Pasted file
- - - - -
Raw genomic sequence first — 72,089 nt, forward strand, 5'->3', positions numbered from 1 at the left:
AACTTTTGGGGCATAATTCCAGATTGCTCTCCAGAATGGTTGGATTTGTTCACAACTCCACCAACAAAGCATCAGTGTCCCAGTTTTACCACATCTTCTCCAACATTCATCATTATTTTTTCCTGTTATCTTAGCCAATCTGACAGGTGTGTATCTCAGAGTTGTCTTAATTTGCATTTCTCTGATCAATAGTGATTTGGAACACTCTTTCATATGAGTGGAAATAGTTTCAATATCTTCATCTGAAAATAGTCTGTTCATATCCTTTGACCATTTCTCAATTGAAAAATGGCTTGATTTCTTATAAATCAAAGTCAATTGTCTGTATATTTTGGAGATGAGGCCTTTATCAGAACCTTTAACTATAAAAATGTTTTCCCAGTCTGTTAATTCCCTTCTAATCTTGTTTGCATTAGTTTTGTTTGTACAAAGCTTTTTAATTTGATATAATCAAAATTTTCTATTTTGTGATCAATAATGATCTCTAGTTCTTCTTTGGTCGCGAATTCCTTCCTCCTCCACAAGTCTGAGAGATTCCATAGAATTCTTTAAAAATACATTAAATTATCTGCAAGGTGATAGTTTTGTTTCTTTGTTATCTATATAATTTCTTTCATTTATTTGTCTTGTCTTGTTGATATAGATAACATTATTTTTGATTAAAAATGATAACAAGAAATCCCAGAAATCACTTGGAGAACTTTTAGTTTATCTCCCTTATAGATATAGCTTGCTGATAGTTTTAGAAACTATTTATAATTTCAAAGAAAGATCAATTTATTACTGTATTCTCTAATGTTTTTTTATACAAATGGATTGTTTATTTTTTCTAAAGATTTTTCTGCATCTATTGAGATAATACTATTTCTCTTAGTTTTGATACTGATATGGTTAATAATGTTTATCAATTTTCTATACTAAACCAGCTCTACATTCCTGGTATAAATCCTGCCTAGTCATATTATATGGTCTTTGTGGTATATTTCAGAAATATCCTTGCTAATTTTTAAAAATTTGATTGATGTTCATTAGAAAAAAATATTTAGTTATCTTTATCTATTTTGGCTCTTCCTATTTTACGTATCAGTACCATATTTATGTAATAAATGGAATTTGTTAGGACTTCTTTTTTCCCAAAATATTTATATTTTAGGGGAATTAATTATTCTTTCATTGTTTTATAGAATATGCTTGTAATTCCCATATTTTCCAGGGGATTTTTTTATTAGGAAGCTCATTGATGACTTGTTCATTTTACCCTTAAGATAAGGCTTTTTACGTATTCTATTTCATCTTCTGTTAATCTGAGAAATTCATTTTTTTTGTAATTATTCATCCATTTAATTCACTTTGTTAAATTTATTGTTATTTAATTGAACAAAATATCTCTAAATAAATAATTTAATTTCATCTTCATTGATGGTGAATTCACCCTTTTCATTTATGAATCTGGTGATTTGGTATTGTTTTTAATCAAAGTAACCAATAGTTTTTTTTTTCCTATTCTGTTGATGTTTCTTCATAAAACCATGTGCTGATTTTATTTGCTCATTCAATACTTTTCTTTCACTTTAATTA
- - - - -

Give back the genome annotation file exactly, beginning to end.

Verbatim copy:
Raw genomic sequence first — 72,089 nt, forward strand, 5'->3', positions numbered from 1 at the left:
AACTTTTGGGGCATAATTCCAGATTGCTCTCCAGAATGGTTGGATTTGTTCACAACTCCACCAACAAAGCATCAGTGTCCCAGTTTTACCACATCTTCTCCAACATTCATCATTATTTTTTCCTGTTATCTTAGCCAATCTGACAGGTGTGTATCTCAGAGTTGTCTTAATTTGCATTTCTCTGATCAATAGTGATTTGGAACACTCTTTCATATGAGTGGAAATAGTTTCAATATCTTCATCTGAAAATAGTCTGTTCATATCCTTTGACCATTTCTCAATTGAAAAATGGCTTGATTTCTTATAAATCAAAGTCAATTGTCTGTATATTTTGGAGATGAGGCCTTTATCAGAACCTTTAACTATAAAAATGTTTTCCCAGTCTGTTAATTCCCTTCTAATCTTGTTTGCATTAGTTTTGTTTGTACAAAGCTTTTTAATTTGATATAATCAAAATTTTCTATTTTGTGATCAATAATGATCTCTAGTTCTTCTTTGGTCGCGAATTCCTTCCTCCTCCACAAGTCTGAGAGATTCCATAGAATTCTTTAAAAATACATTAAATTATCTGCAAGGTGATAGTTTTGTTTCTTTGTTATCTATATAATTTCTTTCATTTATTTGTCTTGTCTTGTTGATATAGATAACATTATTTTTGATTAAAAATGATAACAAGAAATCCCAGAAATCACTTGGAGAACTTTTAGTTTATCTCCCTTATAGATATAGCTTGCTGATAGTTTTAGAAACTATTTATAATTTCAAAGAAAGATCAATTTATTACTGTATTCTCTAATGTTTTTTTATACAAATGGATTGTTTATTTTTTCTAAAGATTTTTCTGCATCTATTGAGATAATACTATTTCTCTTAGTTTTGATACTGATATGGTTAATAATGTTTATCAATTTTCTATACTAAACCAGCTCTACATTCCTGGTATAAATCCTGCCTAGTCATATTATATGGTCTTTGTGGTATATTTCAGAAATATCCTTGCTAATTTTTAAAAATTTGATTGATGTTCATTAGAAAAAAATATTTAGTTATCTTTATCTATTTTGGCTCTTCCTATTTTACGTATCAGTACCATATTTATGTAATAAATGGAATTTGTTAGGACTTCTTTTTTCCCAAAATATTTATATTTTAGGGGAATTAATTATTCTTTCATTGTTTTATAGAATATGCTTGTAATTCCCATATTTTCCAGGGGATTTTTTTATTAGGAAGCTCATTGATGACTTGTTCATTTTACCCTTAAGATAAGGCTTTTTACGTATTCTATTTCATCTTCTGTTAATCTGAGAAATTCATTTTTTTTGTAATTATTCATCCATTTAATTCACTTTGTTAAATTTATTGTTATTTAATTGAACAAAATATCTCTAAATAAATAATTTAATTTCATCTTCATTGATGGTGAATTCACCCTTTTCATTTATGAATCTGGTGATTTGGTATTGTTTTTAATCAAAGTAACCAATAGTTTTTTTTTTCCTATTCTGTTGATGTTTCTTCATAAAACCATGTGCTGATTTTATTTGCTCATTCAATACTTTTCTTTCACTTTAATTA